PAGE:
Category Archives: The Commercial – Wedding Gown & Beauty Economy

Projecting a False Reality in Wedding Portraits

Following the abandoning of Mao’s policies and the embracing of a consumer economy, professional wedding portraiture has become popular practice for Chinese couples. However, their portraits differ from those in the West because they are not candid shots taking during one’s wedding. Rather, they are elaborate photos taken in a studio on a day other than the wedding and in some cases long after the marriage has taken place. The goal of these portraits, as the following images will demonstrate, is not to capture romance between the couple. Instead, it is project a series of potentially false images about the couple: affluent, cosmopolitan, educated, western, or even that they are in love.

Wedding Portrait

The image above features a woman in a wedding dress seated beside a man in a suit, presumably her husband, in an exotic red sports car set in a city. Above them is the phrase “Don’t forget to be continue” below “Creation&Journey.” Upon closer examination, it becomes evident that neither the bride nor the groom’s clothing fits them properly. The shoulder pads of his jacket extend far beyond his shoulders and terminate well above his arm, as evidenced by the bunching up of the material when it should lay naturally. Furthermore, how the jacket hangs on his frame indicates that it is meant for a man much larger than him. Likewise, her gown seems to be intended for a woman much larger than herself. The sleeves of the gown bunch up when they should lay flat when her arms are by her sides and the shoulder straps are elevated off her shoulders. An English speaker should also not that the phrase “don’t forget to be continue” does not make sense.

What these small details illuminate is that this is an intentionally fabricated image designed to convey a false level of affluence. A couple that can afford an exotic Italian sports car like the one in which they are depicted can also afford clothing that fits properly, especially for their wedding celebration. However, wedding portrait studios typically provide clothing for the portraits. The ill-fitting clothing coupled with the incoherent sentence above them suggests that they went to a cheap wedding studio. A sophisticated consumer spending lots of money on these portraits might have enough exposure to English to realize that sentence did not make sense. If not the couple depicted, then the other sophisticated clientele of the upscale portrait studio would have pointed it out to the photographer so that this mistake would not appear. This illustrates that a desire to project affluence transcends class and includes those for whom such levels of wealth are little more than a dream.

Elegant Wedding Photo

nice transition

Unlike the photo above, this is a photo of a wedding portrait’s being set up. We can see in the background the dirty concrete walls of the studio, as well as the studio lights behind the couple and beside them. Behind them is a western painting depicting a Christian scene. The couple is wearing Western clothing as well: a flowing black evening gown and an elegant suit coordinated to match her dress. They are seated on a French style couch and are flanked by European style vases, the furthest of which depicts the Greek gorgon. Above them is a chandelier.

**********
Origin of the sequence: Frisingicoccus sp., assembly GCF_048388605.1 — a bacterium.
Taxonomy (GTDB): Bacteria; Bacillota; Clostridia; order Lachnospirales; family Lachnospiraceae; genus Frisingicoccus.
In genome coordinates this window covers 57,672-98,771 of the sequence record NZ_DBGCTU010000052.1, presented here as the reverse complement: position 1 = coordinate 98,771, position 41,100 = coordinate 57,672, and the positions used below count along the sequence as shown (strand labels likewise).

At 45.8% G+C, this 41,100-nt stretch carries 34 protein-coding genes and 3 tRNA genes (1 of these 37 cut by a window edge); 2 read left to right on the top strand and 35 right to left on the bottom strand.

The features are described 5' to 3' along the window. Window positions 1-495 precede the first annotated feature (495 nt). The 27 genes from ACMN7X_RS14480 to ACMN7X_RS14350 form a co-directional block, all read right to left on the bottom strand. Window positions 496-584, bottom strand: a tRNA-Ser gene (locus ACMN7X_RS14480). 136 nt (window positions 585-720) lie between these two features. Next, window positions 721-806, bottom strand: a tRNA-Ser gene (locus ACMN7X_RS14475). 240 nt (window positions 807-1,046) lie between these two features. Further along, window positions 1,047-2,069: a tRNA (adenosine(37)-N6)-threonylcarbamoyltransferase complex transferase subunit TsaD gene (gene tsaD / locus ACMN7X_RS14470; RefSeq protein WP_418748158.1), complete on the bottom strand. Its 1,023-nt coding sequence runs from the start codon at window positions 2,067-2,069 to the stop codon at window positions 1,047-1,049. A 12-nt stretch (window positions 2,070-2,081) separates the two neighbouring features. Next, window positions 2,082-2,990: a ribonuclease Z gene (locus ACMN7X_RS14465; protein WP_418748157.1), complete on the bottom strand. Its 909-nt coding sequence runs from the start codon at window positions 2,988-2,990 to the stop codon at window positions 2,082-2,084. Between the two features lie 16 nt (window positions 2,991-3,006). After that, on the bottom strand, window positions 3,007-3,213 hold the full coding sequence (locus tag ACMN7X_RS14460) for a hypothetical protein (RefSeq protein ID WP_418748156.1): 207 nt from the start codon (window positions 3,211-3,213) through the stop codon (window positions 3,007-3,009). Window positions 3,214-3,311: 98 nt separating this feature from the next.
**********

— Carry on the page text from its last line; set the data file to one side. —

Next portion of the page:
As with the previous photo, this one shows the process by which an artificial sense of opulence is created. The bare concrete wall on the left side of the photo is dirty and covered with mold, hardly indicators of opulence, and it clashes quite vividly with the colorful scene around them. Both the floor and shape of the wall suggest that this is a contained “reality” whose truths do not extend more than a few feet. However, this couple might be more affluent than the previous couple as the studio’s attention to detail is far more acute than the previous studio. Not only does her dress perfectly match his suit, but they are also complemented by the floor itself and are balanced elegantly by the shadows cast by the studios lights; neither of their costumes glaringly clash with the scene around them as the man’s suit did above. Furthermore, both of their costumes appear to fit them properly, which also suggests that they are more affluent than the other pair. The incorporation of Western paintings and ancient Greek symbology in the form of the gorgon on the vase suggests that the couple sees Western history as a commodity that can be used to express wealth rather than just Western cars or clothing.

In conclusion, both of these photos illustrate a cross class desire to project false realities in Chinese wedding portraits. When juxtaposing the first and second image, attention to detail by the photographer in terms of how the clothing fits the subjects demonstrates that these photos appeal to poor and rich consumers alike. The second photograph illustrates the extent to which these photos are fabricated: a gorgeous, European-style background in a filthy, mold covered photo studio. Both photos through their use of European decor and the first’s use of English demonstrate a desire to commodify Western culture to project a false cosmopolitan nature.

introduce “Western decor and Chinese application in wedding portraits” as thesis statement at the beginning. In so doing, your analysis will be driven by potential explanation of why so.

Consumption of Color in China